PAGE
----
The objective of this article is to identify whether trust affects citizens' use of social media to initiate conversations with government on social media platforms. Using a vignette survey, we gathered data from the Canada, Greece, the Netherlands and Paraguay. Multivariate analysis showed that controlling for demographics and individual-level adoption factors, trust in government does not impact citizens' use of social media to initiate conversations about public issues, but trust in social media business and organizational infrastructure is (both in democratic countries as well as in flawed democracies). These results highlight how trust in institutions affect citizens' engagement and digital participation, and identifies conditions under which social media platforms may contribute to a vibrant democracy.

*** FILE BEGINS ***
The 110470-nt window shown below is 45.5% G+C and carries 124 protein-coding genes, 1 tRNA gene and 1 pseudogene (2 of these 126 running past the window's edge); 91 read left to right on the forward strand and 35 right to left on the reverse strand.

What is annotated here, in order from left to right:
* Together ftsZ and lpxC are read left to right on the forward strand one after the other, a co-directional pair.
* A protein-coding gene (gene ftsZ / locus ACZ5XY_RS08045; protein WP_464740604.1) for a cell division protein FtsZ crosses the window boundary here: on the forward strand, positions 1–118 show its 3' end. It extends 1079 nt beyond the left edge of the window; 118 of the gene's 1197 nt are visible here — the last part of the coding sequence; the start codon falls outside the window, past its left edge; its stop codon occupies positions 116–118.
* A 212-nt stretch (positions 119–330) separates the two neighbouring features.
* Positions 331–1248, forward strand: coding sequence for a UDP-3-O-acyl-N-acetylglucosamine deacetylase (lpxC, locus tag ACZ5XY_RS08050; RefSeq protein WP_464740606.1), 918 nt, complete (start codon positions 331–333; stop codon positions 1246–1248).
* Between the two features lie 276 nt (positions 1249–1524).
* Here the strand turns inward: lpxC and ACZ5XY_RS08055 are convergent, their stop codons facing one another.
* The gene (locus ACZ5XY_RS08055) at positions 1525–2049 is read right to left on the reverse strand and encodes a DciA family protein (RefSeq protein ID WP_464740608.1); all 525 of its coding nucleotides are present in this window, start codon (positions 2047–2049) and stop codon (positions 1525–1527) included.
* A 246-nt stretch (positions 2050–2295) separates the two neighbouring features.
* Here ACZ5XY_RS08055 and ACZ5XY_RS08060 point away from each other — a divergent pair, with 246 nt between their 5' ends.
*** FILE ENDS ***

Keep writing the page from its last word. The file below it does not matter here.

|Title of host publication||Proceedings of the 23rd Annual International Conference on Digital Government Research|
|Subtitle of host publication||Intelligent Technologies, Governments and Citizens, DGO 2022|
|Editors||Loni Hagen, Mihkel Solvak, Sungsoo Hwang|
|Number of pages||11|
|Publication status||Published - 15 Jun 2022|
Bibliographical noteFunding Information:
We are grateful for the comments and suggestions we received from the reviewers and from participants in workshops in which previous versions of this article were presented. This work was supported by European Union’s Horizon 2020 research and innovation program under grant agreement No 857622 “ERA Chair in E-Governance and Digital Public Services—ECePS.”
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